8. Outline an agenda – Keep your request for an initial meeting to be around 30 minutes – this meeting is to connect you with a potential mentor and not a first mentoring meeting. Your goal is to outline why you are looking for a mentor and to explore if they might consider being your mentor. Don’t put your potential mentor under pressure to make a decision immediately – they may need to reflect on your request given their other commitments. Also look at for how to break the ice.

9. Follow up after the meeting – After the meeting take time to follow up with the potential mentor, perhaps by sending them a handwritten note thanking them for their time meeting you. If the person you approached is not able to be a mentor for you, you could engage their support in finding a mentor.

10. Take action – If you have found a mentor to work with, then plan your first meeting and schedule it in the calendar. You can then prepare a draft agenda covering the subject areas that you would like to cover in your first meeting such as confidentiality, the way you plan you connect, how frequently you want to meet and the scope of what you would like to discuss. Seek your mentor’s input to the draft agenda – preparing for the meeting will ensure that your mentor sees that you committed to the relationship with them and will help get you off to a flying start.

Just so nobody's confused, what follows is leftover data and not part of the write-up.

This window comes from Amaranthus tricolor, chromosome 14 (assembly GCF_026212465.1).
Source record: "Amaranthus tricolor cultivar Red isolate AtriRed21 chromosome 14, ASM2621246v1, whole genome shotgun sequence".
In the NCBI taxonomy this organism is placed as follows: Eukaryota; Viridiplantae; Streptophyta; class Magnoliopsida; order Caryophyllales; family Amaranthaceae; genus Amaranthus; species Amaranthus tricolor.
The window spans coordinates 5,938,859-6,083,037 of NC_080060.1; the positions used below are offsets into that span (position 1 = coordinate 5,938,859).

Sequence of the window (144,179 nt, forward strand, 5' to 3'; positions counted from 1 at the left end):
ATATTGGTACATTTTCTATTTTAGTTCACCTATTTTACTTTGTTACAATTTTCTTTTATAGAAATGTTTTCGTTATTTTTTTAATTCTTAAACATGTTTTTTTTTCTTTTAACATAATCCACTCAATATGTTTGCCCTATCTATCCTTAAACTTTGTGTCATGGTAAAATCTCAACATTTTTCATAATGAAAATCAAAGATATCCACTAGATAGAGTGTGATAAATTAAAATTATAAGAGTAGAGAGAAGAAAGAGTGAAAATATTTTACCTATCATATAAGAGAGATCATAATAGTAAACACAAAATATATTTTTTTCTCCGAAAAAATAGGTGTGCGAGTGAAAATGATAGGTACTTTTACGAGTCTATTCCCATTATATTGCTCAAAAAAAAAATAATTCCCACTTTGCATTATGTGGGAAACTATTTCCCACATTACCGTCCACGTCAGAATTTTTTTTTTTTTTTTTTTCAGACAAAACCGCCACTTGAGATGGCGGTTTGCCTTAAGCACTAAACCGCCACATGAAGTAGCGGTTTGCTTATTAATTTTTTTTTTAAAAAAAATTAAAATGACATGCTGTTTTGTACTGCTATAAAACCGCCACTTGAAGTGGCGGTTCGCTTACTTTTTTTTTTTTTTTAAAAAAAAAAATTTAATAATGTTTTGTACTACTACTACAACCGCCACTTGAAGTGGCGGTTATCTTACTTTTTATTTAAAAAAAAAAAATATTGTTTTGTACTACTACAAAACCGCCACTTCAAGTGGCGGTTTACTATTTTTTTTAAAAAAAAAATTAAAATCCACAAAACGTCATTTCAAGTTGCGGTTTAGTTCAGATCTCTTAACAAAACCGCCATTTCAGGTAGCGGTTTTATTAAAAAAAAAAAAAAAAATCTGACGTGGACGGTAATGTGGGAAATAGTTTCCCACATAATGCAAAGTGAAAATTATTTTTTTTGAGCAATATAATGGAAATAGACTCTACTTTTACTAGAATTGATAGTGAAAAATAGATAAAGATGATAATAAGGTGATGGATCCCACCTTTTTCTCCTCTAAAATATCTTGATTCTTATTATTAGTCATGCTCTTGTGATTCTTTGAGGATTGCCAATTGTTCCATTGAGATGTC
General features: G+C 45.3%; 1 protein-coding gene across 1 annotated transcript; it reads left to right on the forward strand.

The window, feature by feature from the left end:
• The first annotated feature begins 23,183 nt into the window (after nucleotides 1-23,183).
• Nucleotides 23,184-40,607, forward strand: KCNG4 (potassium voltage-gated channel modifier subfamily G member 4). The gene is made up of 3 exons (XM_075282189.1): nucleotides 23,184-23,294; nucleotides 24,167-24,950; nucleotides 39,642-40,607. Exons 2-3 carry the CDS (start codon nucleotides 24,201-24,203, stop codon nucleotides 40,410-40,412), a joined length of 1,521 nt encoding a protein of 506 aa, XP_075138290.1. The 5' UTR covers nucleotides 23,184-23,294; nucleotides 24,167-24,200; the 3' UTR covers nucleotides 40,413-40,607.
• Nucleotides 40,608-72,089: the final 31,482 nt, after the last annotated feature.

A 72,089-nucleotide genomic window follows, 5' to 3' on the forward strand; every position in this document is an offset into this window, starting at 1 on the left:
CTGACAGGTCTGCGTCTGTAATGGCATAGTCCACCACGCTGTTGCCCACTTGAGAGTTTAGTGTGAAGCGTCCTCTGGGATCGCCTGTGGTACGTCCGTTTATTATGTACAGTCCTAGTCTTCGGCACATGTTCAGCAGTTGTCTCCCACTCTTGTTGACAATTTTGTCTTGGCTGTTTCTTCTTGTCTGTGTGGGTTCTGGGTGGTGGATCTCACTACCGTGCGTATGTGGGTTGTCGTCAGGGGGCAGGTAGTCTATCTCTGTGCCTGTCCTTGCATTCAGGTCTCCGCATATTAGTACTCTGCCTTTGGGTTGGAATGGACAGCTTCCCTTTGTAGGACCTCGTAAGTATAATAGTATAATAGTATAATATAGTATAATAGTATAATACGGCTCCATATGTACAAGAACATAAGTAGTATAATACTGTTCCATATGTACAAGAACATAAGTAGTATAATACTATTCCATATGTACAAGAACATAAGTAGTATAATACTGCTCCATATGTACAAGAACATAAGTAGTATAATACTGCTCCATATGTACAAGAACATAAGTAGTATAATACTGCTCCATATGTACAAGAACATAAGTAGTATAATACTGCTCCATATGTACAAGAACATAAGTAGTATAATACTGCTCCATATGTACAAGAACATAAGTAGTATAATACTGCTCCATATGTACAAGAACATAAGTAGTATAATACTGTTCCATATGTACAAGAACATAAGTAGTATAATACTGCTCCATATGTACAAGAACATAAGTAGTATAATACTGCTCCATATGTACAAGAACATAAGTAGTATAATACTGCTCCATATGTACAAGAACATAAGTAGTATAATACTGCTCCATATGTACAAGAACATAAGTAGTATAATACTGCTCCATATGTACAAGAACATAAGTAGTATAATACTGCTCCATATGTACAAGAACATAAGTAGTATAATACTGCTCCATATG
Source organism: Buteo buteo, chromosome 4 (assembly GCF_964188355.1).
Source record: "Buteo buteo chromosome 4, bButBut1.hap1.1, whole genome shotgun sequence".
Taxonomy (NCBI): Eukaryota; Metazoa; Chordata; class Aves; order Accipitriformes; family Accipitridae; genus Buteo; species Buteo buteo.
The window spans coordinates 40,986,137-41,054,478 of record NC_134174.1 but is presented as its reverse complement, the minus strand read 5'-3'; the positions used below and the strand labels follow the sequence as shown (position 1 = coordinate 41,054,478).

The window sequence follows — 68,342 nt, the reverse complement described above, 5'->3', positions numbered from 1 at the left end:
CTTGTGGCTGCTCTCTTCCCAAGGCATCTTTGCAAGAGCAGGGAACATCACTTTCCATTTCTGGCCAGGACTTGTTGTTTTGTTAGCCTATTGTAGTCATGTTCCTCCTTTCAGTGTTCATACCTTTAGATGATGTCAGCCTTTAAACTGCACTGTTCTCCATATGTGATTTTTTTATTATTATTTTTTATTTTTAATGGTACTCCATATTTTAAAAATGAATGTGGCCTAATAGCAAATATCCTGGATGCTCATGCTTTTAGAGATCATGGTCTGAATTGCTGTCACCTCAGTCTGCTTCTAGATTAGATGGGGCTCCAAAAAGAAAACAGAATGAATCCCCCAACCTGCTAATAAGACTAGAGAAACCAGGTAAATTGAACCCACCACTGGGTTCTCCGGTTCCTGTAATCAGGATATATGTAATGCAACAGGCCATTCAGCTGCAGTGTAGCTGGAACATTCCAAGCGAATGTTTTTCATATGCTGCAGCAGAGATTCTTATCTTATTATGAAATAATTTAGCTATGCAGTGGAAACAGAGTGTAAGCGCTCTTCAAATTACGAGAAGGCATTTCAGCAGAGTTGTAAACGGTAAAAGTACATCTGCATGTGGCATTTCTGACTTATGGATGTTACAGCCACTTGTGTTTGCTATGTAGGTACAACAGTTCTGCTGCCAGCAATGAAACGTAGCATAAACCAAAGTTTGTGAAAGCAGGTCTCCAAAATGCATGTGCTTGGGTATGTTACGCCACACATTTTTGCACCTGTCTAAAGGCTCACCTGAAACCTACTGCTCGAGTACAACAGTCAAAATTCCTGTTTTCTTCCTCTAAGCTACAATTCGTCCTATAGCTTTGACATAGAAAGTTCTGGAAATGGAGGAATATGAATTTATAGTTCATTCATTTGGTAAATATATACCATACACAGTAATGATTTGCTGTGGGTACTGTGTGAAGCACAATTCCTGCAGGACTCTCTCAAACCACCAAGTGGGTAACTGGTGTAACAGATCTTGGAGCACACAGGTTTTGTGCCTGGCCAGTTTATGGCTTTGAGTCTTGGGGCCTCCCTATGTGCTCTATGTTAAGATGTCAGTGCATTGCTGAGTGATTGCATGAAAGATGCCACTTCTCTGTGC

Apply these ten tips and you’ll be sure to find a mentor to support you in expanding your professional success.

This article was initially published as part of a feature in Marketing Age titled ‘Get Thee A Guru’ which you can access HERE :